Summary: Proper 14 (A) Christ comes to us and saves us.Therefoer we may be confident that we are safe in Christ despite all trouble.
May the words of my mouth, and the meditations of our hearts, be acceptable in Thy sight,
O Lord, our Rock and our Redeemer. Amen.
“He comes to rescue”
Our Gospel today is a familiar one, one we have read many times during our lives. We may even recall hearing it as a small child. And the double amazement we felt, in learning not only that Jesus walked on the water, but that Peter walked on the water, too. Perhaps you thought about what that would be like, how cool, nifty, neat-o, swell, or whatever was the term in vogue at the time. Maybe you even tried to walk on water at the pool. Disappointed in your endeavor, you may have wondered why you failed.
So, what’s this miracle all about? Well, it’s about Jesus. After feeding the multitude of 5,000, Jesus herds His disciples into a boat and sends them across the Sea of Galilee. Then he dismisses the crowd of people, and again goes off to pray. When he is finished praying it is night time. He is on the mountain. The boat with disciples was in the middle of the sea. The wind was blowing and the waves were growing. Now Jesus walks on the water to go out to them.
Jesus comes to them. He did not leave them to fend for themselves in the water. He did not go around the sea, and wait for them on the other side. Waiting to see if they can and will make it across. No, Jesus goes to them, He comes to them.
Jesus comes to us, also. He comes to us in His word, when we hear it read in church, or when we read it at home. He comes to us in His word when we remember it in our hearts, “Lo, I am with you always, even to the end of the age.” Or when we pray His word, “Forgive us our trespasses, as we forgive those who trespass against us.”
He comes to us in baptism, bringing us into His kingdom, in the Name of the Father and of the Son and of the Holy Spirit. He comes to us in His own body and blood in His supper.
The first thing we learn from the account of this miracle is that Jesus comes to us. He is not a god far away. He does not demand that we somehow make our way to Him. He who came to us in Bethlehem, Emmanuel, God With Us, is still with us, and still comes to us daily, created people on earth that we are.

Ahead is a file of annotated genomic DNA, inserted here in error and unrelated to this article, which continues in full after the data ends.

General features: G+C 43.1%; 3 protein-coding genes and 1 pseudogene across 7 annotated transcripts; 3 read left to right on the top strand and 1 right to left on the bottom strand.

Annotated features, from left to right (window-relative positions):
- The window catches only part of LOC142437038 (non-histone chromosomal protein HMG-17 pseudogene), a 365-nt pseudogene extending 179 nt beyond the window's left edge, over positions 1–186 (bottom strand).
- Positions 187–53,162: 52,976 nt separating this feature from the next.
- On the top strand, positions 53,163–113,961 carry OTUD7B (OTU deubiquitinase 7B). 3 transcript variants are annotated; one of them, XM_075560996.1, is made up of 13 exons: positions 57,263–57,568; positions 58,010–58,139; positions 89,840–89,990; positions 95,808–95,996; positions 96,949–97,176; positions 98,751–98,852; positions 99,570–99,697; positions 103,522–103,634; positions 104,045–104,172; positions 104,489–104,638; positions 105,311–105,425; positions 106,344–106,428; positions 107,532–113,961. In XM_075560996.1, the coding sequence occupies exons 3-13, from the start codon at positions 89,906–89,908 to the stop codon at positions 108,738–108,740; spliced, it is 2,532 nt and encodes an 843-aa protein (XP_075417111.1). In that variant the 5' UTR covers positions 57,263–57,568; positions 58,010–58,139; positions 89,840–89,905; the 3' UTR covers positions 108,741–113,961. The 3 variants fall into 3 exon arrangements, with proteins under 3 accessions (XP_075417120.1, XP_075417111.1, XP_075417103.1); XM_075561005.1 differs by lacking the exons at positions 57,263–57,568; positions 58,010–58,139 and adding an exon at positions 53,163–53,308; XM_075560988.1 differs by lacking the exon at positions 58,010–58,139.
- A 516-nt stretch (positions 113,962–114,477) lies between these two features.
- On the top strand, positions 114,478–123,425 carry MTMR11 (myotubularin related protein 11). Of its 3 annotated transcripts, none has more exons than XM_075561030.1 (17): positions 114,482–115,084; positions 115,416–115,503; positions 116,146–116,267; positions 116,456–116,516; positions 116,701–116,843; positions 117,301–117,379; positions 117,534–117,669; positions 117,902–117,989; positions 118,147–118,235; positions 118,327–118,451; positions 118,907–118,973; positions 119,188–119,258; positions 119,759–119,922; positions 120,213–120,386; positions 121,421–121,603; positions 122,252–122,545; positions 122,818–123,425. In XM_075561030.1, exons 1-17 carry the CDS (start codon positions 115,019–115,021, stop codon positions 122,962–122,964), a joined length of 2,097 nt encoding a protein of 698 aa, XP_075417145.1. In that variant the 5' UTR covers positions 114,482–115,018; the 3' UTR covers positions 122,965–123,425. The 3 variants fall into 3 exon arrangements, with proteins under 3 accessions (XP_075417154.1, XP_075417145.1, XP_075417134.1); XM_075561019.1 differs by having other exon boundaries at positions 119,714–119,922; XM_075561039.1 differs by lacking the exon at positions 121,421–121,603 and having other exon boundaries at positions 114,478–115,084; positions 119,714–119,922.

What happened next? The disciples saw Jesus a-walking on the water, but they did not know him. They were sure it was a ghost. And scared witless. So Jesus calls out to them, “Cheer up. It’s me. Don’t be afraid.” So Jesus comforts them. How does Jesus comfort them? He comforts them with His promise “It’s me.” And because it is Him, He reassures them that they need not be afraid.
Jesus comforts us, too. He tells us, “I know my sheep and my sheep know me.” And “I will never leave you nor forsake you.” We know Him, Jesus, to be Redeemer and Lord. And because He is our Redeemer and Lord, we can cheer up, and have no fear. Notice what did not happen, what Jesus did not say. He did not say, “Cheer up, because it’s all going to be smooth sailing.” He did not say your “troubles will melt like lemon drops, away above the chimney tops.” What did He say? “It’s me.”
It’s the kind of greeting you say to someone you know and love, and who knows and loves you. It’s a reassurance that it is He, Jesus, Lord of Land and Sea, and that He has come to us, and is with us. And because He is with us, we need not fear, no matter what is happening to us or all around us.
Jesus comes to us, and He comforts us. He also catches us, that is He rescues us. Now Jesus had just said to the disciples, “It’s me.” What does Peter do? He says, if it’s you Lord, command me to walk to you on the water. Jesus said, “Come.” So Peter walks on the water to Jesus. The wind keeps blowing, the waves keep growing. Peter sees the turmoil around him and is frightened. He sinks and cries out, Lord, save me. Jesus stretched out his arm, grabs Peter, and saves him.
Jesus rescued Peter. Stretching out His arm, He rescued Him. Jesus did not say, Just keep going, Peter, or yell, Swim, Peter, swim! He did not say, you are the one who decided to get out of the boat. You are the one who is frightened. You got yourself in, now get yourself out.